Two Letters Re: Route Security

Route Security by Chuck S. was a good article, but I would add a few things:
–          Newer cars will have daylight running lights and some basic tools may be needed to disable them for real covert night travel.
–          If you can afford them, and practice using them, NVGs are great for covert night travel.
–          Relying on Fuel en route is a gamble. Ideally, carry the fuel you need to get to your destination. For that, you should have a fuel supply stored and rotated. Use proper storage containers and procedures for safety. Use fuel stabilizer to ensure freshness of fuel and protect your engine.
–          Have tools and experience siphoning gas from abandoned cars.
–          Plan to use up to double your normal fuel consumption in a car evacuation due to:
o   Detours to avoid road blocks and traffic
o   Engine running in idle in a traffic jam situation
o   Higher than normal vehicle weight due to supplies carried
o   Charity fuel donation to stranded strangers (exercising proper operational security)

–          Carry tools and equipment to clear obstacles from roads:
o   Good bolt cutters
o   Chain saw and tow chains
o   Broom for glass or nails removal
o   Shovel
o   Snow removal equipment or chains if appropriate to your environment

–          Add a battery jump-starter with air compressor to the tools list
–          Plan for a good balance of persons to vehicles. You don’t want to overload your vehicles and if you can, you should have redundancy in case a vehicle becomes disabled, however you do not want to stretch your gas supplies to the limit just to have vehicle redundancy. For example, a family with 3 drivers and 3 smaller kids may want to leave with 2 vehicles instead of squeezing into one.
–          If possible, travel in a group of vehicles (Convoy) to increase security and provide redundancy. Ensure communications that do not rely on the grid (CB, or even better – FRS/GMRS with privacy codes). Perform proper briefing to establish procedures and responses to various events.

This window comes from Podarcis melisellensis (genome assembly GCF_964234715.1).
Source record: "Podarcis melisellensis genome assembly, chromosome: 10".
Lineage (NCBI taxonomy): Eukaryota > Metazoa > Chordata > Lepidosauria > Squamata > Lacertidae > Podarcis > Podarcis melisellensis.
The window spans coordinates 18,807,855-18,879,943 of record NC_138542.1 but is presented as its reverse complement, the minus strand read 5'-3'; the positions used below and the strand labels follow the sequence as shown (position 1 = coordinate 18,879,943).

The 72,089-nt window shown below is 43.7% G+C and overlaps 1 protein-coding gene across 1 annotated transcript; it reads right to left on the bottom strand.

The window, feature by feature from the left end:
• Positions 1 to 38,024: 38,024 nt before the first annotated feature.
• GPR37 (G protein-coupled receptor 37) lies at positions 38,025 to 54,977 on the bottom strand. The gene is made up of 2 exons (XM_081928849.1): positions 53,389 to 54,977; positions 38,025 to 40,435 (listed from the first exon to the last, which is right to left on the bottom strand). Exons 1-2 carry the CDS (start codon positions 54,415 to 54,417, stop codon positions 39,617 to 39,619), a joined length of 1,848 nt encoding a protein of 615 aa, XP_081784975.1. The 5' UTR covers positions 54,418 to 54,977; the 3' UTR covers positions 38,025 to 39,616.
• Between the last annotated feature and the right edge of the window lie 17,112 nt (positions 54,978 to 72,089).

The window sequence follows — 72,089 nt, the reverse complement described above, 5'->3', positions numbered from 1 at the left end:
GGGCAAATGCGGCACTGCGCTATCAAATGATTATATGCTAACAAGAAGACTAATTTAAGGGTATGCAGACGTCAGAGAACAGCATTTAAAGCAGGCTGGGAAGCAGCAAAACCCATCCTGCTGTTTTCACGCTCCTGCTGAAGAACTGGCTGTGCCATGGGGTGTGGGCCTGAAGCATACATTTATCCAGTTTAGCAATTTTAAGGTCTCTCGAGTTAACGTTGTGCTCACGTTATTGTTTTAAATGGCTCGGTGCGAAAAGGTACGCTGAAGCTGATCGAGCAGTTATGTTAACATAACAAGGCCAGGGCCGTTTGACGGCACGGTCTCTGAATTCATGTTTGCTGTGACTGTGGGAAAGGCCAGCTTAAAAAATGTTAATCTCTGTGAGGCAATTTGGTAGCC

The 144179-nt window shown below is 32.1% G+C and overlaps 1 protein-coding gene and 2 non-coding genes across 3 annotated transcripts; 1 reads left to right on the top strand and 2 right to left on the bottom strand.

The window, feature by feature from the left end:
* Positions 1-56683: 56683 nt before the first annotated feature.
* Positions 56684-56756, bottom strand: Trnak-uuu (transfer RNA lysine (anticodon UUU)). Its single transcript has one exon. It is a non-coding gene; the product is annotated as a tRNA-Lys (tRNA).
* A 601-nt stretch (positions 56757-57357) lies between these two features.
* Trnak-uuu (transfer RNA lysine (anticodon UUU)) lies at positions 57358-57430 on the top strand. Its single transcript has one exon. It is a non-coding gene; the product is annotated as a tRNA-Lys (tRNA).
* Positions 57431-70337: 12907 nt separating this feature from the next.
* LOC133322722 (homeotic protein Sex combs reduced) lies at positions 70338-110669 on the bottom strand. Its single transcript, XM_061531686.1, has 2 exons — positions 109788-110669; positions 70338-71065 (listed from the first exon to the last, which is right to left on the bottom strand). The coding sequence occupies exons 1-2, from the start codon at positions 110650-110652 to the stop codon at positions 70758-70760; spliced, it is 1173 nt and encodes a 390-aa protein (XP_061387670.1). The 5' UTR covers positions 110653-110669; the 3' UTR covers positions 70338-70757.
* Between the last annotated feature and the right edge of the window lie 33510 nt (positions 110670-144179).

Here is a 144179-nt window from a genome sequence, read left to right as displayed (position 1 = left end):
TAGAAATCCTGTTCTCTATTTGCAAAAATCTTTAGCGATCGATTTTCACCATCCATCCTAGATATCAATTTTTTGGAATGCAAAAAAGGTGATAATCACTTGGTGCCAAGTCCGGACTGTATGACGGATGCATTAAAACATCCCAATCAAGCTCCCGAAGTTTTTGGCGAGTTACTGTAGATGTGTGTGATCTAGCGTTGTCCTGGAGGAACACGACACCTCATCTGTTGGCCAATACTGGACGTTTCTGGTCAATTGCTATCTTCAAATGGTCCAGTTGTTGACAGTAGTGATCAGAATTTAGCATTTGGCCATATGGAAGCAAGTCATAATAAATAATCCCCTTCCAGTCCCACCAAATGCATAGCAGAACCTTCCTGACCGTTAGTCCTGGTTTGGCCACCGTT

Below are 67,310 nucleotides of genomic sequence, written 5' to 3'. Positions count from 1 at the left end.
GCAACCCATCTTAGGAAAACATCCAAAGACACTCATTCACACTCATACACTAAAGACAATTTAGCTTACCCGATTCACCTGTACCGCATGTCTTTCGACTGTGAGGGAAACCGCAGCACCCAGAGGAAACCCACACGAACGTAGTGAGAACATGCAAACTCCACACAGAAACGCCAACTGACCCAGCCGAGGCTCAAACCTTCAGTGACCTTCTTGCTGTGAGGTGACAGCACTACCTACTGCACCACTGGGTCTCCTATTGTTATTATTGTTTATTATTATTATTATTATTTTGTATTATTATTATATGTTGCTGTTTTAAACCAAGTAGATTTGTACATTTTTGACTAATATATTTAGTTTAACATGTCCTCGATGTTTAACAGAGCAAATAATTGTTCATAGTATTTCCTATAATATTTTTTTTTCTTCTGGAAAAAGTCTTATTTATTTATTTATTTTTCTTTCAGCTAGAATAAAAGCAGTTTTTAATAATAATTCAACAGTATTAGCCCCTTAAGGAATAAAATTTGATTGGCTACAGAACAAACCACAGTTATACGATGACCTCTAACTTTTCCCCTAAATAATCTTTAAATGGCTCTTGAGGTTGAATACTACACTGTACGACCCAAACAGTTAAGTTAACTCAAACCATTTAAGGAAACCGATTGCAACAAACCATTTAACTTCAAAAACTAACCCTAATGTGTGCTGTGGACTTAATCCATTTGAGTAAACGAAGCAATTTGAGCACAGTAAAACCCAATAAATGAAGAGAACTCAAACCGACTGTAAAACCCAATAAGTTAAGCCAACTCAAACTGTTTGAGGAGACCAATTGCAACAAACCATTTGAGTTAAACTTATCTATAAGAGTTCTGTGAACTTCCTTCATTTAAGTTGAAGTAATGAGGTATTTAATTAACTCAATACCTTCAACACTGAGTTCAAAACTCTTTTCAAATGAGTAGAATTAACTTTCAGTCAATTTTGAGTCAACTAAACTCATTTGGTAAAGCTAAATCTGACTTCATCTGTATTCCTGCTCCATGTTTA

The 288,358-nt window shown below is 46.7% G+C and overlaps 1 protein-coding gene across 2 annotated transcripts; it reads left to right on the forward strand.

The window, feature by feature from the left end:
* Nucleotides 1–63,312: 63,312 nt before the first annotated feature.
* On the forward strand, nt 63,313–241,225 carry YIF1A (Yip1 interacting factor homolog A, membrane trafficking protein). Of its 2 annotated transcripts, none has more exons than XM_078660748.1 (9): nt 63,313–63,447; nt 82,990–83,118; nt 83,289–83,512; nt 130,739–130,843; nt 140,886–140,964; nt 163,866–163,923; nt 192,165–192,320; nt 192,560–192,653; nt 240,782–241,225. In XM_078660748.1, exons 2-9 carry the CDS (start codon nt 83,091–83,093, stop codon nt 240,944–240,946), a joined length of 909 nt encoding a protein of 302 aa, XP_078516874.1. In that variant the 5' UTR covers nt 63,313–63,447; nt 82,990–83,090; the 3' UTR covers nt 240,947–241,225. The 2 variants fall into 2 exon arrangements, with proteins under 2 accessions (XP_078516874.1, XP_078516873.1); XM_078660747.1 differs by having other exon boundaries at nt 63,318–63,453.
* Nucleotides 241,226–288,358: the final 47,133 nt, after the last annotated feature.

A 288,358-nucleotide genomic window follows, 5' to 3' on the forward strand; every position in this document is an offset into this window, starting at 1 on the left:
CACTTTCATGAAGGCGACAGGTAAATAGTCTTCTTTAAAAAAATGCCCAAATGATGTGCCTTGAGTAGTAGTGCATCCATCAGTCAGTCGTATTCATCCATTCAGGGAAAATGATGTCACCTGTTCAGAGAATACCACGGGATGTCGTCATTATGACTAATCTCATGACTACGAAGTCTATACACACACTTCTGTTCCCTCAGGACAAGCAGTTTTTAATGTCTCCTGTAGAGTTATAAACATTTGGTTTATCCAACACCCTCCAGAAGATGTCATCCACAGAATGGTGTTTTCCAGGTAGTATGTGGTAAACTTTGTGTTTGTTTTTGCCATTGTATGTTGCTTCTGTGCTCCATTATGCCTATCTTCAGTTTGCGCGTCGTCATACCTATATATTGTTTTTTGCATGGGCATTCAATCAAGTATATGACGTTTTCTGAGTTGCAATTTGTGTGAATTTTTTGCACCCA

–          When bugging out of an urban area, traffic gridlocks are your biggest enemy. LEAVE EARLY! Having vehicle, equipment and personnel ready to go will make all the difference. Any advanced signs or warnings, interpreted correctly, will give you an advantage over the panicked masses. 1 hour can be the difference between getting to a safe destination or spending the night inside your car with hungry, panicked masses all around you. While the grid is still up, use traffic and road status data sources such as online/mobile navigation software to identify problems on route. Assess your urban area’s ability to evacuate on a large scale.
–          Do not rely on GPS – as mentioned in the article, paper maps are a required backup to any electronics that can be damaged or disabled.
–          Be able to leave your vehicles if needed and still survive and travel effectively. Packing your cars with supplies doesn’t mean that a bug-out bag or bug-out stroller is not needed. You should be able to leave your car, carrying or rolling supplies on foot, on a moment’s notice.
–          Do your best to camouflage your supplies. Towing an open trailer with a cornucopia of goodies such as water tanks, gas tanks and boxes of food just shouts “rob me”. Try to use closed trailers, tarp covers, or other more creative methods to disguise your supplies and eliminate yourself as a juicy target.
–          Many of us spend 1/3 of our lives at the office. Route planning, communications and supplies for travel from the office to your house are just as important as bugging out from your house to a bug out location. – H.P.

A recent article on Route Security by Chuck S. in your blog mentioned:

“Road Atlas / Maps:
Purchase a large road atlas and use wet erase or permanent markers for marking of primary and secondary routes using different colors.”

I have a problem with that statement. 
After a High School football game a family discovered their car had been broken into.  One of the items stolen was the car’s GPS.  When the family arrived home they discovered the house had been burglarized too.  It was theorized that the thieves pressed “Home” on the stolen GPS which lead them straight to the car owner’s house!  Instead of entering your home address in the GPS as “Home” I would recommend entering the local Police Department or in my case the small town three miles from my house.
Having a road atlas with your destination clearly marked could lead undesirables straight to you!  What I would suggest is ending your marked route at the town before your BOL or at least 20 miles before.  Then if your map is taken from you [or circumstances force you to abandon it], the marked location will take the thieves to where you are not. – Robin in Indiana